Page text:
Friday, March 14, 2014

Forward Guidance, Backward Progress: Taking Aim at Draghi

A few days ago, I tweeted: "When forward guidance with a reputation for credibility tackles an economy with a reputation for low NGDP growth, it's the reputation of the economy that remains intact." This was a poor and much less funny paraphrasing of Buffett's quip that "When a management with a reputation for brilliance tackles a business with a reputation for bad economics, it is the reputation of the business that remains intact." 

Mario Draghi's latest speech gives me another chance to point out what are some of the weaknesses of forward guidance. First of all, let me give Draghi credit for acknowledging "too low inflation" is currently more relevant than inflation being too high. Second, the acknowledgement of the dearth of capital for SMEs is positive because thankfully, he isn't saying "but rates are low in the Eurozone!". I also think the review of the banking sector is both necessary and welcome (if fraught with political issues).

Nevertheless, I simply couldn't resist disagreeing when he came to the section on monetary policy. Draghi said:
- The Governing Council is committed to keeping interest rates at present or lower levels for an extended period of times, which will help the deleveraging process through balance sheet channels.
- Forward guidance creates a de facto loosening of policy stance, leading to falling real interest rates. Falling real interest rates will support the demand for credit by encouraging higher business investment.
- A declining real interest rate spread between the Euro area and the rest of the world will, all else equal, put downward pressure on the exchange rate. Given the current levels of inflation, the level of the exchange rate is "becoming increasingly relevant in our assessment of price stability."
- Risks of deflation appear quite limited, but the longer inflation remains low, the higher the probability of such risks emerging. That's why the ECB has been preparing additional non-standard monetary policy measures to guard against such an event and why it stands ready to take further decisive action when needed. Any material risk of inflation expectations becoming unanchored will be countered with additional policy measures.

Some of this sounds reasonable enough. But let me make a few points:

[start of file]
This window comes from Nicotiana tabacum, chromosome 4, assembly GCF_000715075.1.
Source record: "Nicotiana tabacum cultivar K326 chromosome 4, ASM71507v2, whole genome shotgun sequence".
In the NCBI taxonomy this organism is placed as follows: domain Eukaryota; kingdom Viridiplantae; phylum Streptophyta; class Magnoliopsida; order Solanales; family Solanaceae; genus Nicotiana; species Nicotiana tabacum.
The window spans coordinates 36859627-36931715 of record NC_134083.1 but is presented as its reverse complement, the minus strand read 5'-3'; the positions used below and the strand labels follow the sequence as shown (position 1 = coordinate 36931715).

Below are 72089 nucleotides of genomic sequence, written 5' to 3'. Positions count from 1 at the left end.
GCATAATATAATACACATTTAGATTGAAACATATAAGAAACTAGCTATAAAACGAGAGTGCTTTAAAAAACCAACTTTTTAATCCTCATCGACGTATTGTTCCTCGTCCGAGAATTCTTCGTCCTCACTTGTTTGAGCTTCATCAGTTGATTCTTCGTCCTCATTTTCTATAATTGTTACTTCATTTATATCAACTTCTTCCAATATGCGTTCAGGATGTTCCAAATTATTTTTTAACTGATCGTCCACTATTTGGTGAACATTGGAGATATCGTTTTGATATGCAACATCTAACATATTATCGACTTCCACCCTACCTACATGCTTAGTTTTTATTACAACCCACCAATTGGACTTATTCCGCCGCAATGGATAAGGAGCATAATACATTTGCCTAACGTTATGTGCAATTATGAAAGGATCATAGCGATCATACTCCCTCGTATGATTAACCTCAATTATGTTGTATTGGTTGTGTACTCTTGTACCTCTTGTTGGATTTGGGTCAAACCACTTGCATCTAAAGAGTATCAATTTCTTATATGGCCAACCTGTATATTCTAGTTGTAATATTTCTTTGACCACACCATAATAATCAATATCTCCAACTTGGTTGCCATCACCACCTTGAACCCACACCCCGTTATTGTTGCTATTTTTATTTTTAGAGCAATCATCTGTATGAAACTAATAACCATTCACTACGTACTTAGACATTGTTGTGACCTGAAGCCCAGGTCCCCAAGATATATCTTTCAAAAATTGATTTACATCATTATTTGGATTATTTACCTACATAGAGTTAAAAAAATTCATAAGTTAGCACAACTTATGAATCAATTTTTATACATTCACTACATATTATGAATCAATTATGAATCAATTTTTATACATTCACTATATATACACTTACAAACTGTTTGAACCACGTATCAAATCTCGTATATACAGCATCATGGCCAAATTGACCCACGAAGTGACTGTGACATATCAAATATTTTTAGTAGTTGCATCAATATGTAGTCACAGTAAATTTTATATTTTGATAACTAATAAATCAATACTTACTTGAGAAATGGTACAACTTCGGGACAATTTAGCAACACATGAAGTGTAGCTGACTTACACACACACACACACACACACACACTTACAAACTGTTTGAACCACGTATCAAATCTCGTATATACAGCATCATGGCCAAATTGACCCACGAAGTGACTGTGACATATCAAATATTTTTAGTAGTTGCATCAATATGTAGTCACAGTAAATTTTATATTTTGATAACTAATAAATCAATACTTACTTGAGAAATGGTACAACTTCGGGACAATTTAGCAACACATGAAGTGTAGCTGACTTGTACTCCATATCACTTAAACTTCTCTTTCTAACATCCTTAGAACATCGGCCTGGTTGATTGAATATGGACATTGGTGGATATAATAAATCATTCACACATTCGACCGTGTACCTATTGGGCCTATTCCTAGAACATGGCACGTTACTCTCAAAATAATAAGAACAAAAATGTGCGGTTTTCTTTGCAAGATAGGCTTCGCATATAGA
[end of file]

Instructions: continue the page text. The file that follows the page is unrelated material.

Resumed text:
1) Forward guidance is a weak tool:
- No serious person should think that investors' views are dominated by real interest rates (I mean those pursuing investment in the economic, not financial, sense). Talk to any businessperson and ask if they are thinking of expanding their operations. I can guarantee that their decision will be based on two things - growth and profitability. Businesses in the Eurozone aren't investing because their expectations of future economic growth are low. Committing to low future rates is much less powerful than committing to higher rates of future NGDP growth. I used to think that this "textbook" view of the interest rate channel was just the the way monetary policy was taught to simplify it for beginners. But it appears that policy makers genuinely believe that view, and I just think it's wrong. 
- Interest rates are currently low for safe assets in the Eurozone. This is not translating to healthy credit to SMEs. Unless the banking sector clean-up happens faster than anticipated (and more challenging, in an environment of low economic growth), why should the promise of low rates encourage investors  that they will enjoy healthy credit in the future?
- Credibility is a nebulous notion. I think the ECB has credibility to (a) not let inflation rise above 2% and (b) not let the economy fall into complete and utter chaos. I do not think they have credibility to (c) improve economic growth. I think the Fed was similarly credible in ways (a) and (b) but only gained (c) when they announced the unemployment target. But that's obviously up for argument.

2) If inflation expectations become unanchored, the ECB will have already failed. I suspect that if inflation expectations become unanchored, it won't happen in a vacuum. It will probably happen with a decline in asset prices, the Euro and possibly outright panic. This volatility is almost certain to deter investors, and harm the real economy. After all, you'd naturally demand a higher real interest rate for a riskier investment. So this could well end up offsetting any decline in real interest rates. Why not act in a resolute fashion now and just head the whole thing off?

I know, I know. Even if Draghi agreed with the above, the politics is too hard. But the only way the political balance will ever tilt that way is if the drumbeat of public opinion allows the audacious to outvote the timid. So I persist. As I said above, the review of the banking sector is both necessary and welcome. But what the Eurozone needs first and foremost is NGDP growth. Without it, promises to keep future interest rates low are a mere sideshow. As far as I'm concerned, relying on forward guidance is backward progress.

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